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- 04/12/16--04:55: _Congo: Afrique de l...
- 04/12/16--05:12: _Nigeria: Donors cal...
- 04/12/16--05:34: _Mali: UNHCR Mali Fa...
- 04/12/16--06:11: _Congo: West and Cen...
- 04/12/16--06:17: _Nigeria: Nigeria: T...
- 04/12/16--06:23: _Nigeria: Beyond Chibok
- 04/12/16--09:01: _World: Global Emerg...
- 04/12/16--20:03: _Mauritania: Maurita...
- 04/12/16--20:15: _Mali: Mali: UNHCR O...
- 04/12/16--21:11: _Nigeria: Local radi...
- 04/13/16--10:16: _Burkina Faso: WFP B...
- 04/13/16--11:05: _Nigeria: Bring Back...
- 04/13/16--12:30: _Nigeria: UNHCR Fund...
- 04/13/16--16:47: _Mali: Mali: l'état ...
- 04/13/16--19:01: _Nigeria: Lake Chad ...
- 04/13/16--23:04: _Chad: Insecurity in...
- 04/14/16--02:18: _Nigeria: 2 years on...
- 04/14/16--05:14: _Nigeria: Nigeria: E...
- 04/14/16--09:09: _Chad: Tchad : Table...
- 04/14/16--12:54: _Niger: Diversificat...
- 04/12/16--05:34: Mali: UNHCR Mali Factsheet - March 2016
- 04/12/16--06:23: Nigeria: Beyond Chibok
Between January 2014 and February 2016, Cameroon recorded the highest number of suicide attacks involving children (21), followed by Nigeria (17) and Chad (2).
Over the past two years, nearly 1 in 5 suicide bombers was a child and three quarters of these children were girls. Last year, children were used in 1 out of 2 attacks in Cameroon, 1 out of 8 in Chad, and 1 out of 7 in Nigeria.
Last year, for the first time, ‘suicide’ bombing attacks in general spread beyond Nigeria’s borders. The frequency of all suicide bombings increased from 32 in 2014 to 151 last year. In 2015, 89 of these attacks were carried out in Nigeria, 39 in Cameroon, 16 in Chad and 7 in Niger.
Nearly 1.3 million children have been displaced;
About 1,800 schools are closed – either damaged, looted, burned down or used as shelter by displaced people;
Over 5,000 children were reported unaccompanied/separated from their parents.
- 04/12/16--09:01: World: Global Emergency Overview Snapshot, 6-12 April 2016
- 04/12/16--20:03: Mauritania: Mauritania: UNHCR Operational Update as of 11 April 2016
- 838 Voluntary returns to Mali facilitated since January 2016
- 13,999 Malian households in Mbera camp (as of 31 March 2016)
- 5, 434 Malian refugees with specific needs (as of 31 March 2016)
- 30L Of potable water available per person per day in Mbera camp
- 22 Persons per latrine in Mbera camp
- 2016 USD 19M Requested for the operation
- Maintain protection and assistance for all Malian refugees in Mbera camp.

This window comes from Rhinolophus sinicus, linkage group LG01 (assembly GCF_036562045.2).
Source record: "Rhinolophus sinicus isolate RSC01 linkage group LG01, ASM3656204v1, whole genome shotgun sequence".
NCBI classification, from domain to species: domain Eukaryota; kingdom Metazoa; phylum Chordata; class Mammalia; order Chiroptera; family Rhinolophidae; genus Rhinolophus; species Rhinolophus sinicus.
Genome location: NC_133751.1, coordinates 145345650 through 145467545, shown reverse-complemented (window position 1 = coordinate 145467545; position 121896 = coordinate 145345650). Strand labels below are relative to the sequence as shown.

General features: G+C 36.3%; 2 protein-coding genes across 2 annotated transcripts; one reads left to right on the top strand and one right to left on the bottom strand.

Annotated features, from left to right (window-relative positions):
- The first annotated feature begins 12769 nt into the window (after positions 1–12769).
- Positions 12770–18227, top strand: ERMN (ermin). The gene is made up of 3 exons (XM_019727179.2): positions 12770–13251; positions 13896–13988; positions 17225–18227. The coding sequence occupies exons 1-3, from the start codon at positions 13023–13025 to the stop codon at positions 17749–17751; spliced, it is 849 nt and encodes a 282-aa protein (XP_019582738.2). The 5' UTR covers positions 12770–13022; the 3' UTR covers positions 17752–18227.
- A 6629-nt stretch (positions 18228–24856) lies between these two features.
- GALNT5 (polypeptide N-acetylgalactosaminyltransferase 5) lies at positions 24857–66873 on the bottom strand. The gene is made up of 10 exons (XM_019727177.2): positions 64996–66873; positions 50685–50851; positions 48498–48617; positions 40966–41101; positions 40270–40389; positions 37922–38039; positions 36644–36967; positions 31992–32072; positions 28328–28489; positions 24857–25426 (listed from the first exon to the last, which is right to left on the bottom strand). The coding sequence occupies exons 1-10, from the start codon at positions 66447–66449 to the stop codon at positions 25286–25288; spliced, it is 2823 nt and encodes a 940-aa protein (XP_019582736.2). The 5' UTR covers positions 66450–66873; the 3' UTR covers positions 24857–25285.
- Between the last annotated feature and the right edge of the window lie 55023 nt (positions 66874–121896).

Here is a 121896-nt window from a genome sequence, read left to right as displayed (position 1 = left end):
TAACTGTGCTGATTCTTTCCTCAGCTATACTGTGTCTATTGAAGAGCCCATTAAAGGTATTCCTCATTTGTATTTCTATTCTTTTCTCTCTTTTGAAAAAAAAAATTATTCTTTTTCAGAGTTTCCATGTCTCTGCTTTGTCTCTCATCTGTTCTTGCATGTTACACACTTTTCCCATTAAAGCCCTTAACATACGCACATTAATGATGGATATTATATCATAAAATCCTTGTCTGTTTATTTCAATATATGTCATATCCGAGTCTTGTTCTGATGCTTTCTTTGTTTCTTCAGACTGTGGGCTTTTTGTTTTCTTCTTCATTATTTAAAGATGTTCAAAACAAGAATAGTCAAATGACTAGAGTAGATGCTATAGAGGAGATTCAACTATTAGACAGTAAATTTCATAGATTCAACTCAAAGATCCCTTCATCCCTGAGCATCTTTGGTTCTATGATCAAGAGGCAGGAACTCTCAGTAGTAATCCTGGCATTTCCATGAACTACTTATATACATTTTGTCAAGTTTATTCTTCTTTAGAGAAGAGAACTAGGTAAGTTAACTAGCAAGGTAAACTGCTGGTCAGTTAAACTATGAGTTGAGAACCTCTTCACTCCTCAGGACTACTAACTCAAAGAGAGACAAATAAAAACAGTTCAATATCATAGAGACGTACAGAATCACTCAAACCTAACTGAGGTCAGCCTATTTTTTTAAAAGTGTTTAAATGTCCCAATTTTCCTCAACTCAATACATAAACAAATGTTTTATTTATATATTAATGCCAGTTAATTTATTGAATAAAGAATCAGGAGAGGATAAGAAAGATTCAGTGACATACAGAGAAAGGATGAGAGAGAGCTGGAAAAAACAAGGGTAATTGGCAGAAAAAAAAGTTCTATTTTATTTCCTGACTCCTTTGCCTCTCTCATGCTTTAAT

- Strengthen support to refugees’ self-reliance.
- Maintain peaceful coexistence between the refugees and host communities.
In March, UNHCR organized a mapping mission for Mbera camp mapping in partnership with CartONG. This initiative marks the launch of an innovative online Camp Management system which will considerably improve UNHCR and partners’ needs assessment and immediate response capacity. Thanks to this real-time update system, the localization of basic services in need of intervention or shelters to be replaced will be immediately spotted with a simple mobile phone. First results collected are live on maps.unhcr.
In March 2016, UNHCR received a generous contribution of 500,000 EUR from ECHO. This contribution will allow the organization to respond to specific needs of more than 5,000 vulnerable people and improve waste management in Mbera camp.
In March, UNHCR facilitated voluntary return for about 251 Malians, some of whom have lived in Mbera camp since 2012. In total, more than 1,100 individuals have been assisted for voluntary return since December 2015.
- 04/12/16--20:15: Mali: Mali: UNHCR Operational Update 01 - 31 January 2016
- 709 Persons of concern received NFI kits in the regions of Mopti, Gao and Timbuktu.
- 28 Cases of SGBV and child protection were identified and referred to receive assistance.
- 477 Asylum seekers obtained refugee status in Mali.
- USD 49.2 million requested for the operation
- 850 Malian returnee households targeted to received adequate and durable shelter
- 6,000 Malian returnees targeted to receive cash vouchers
- 2,500 Mauritanian refugees and local community members targeted to receive improved access to potable water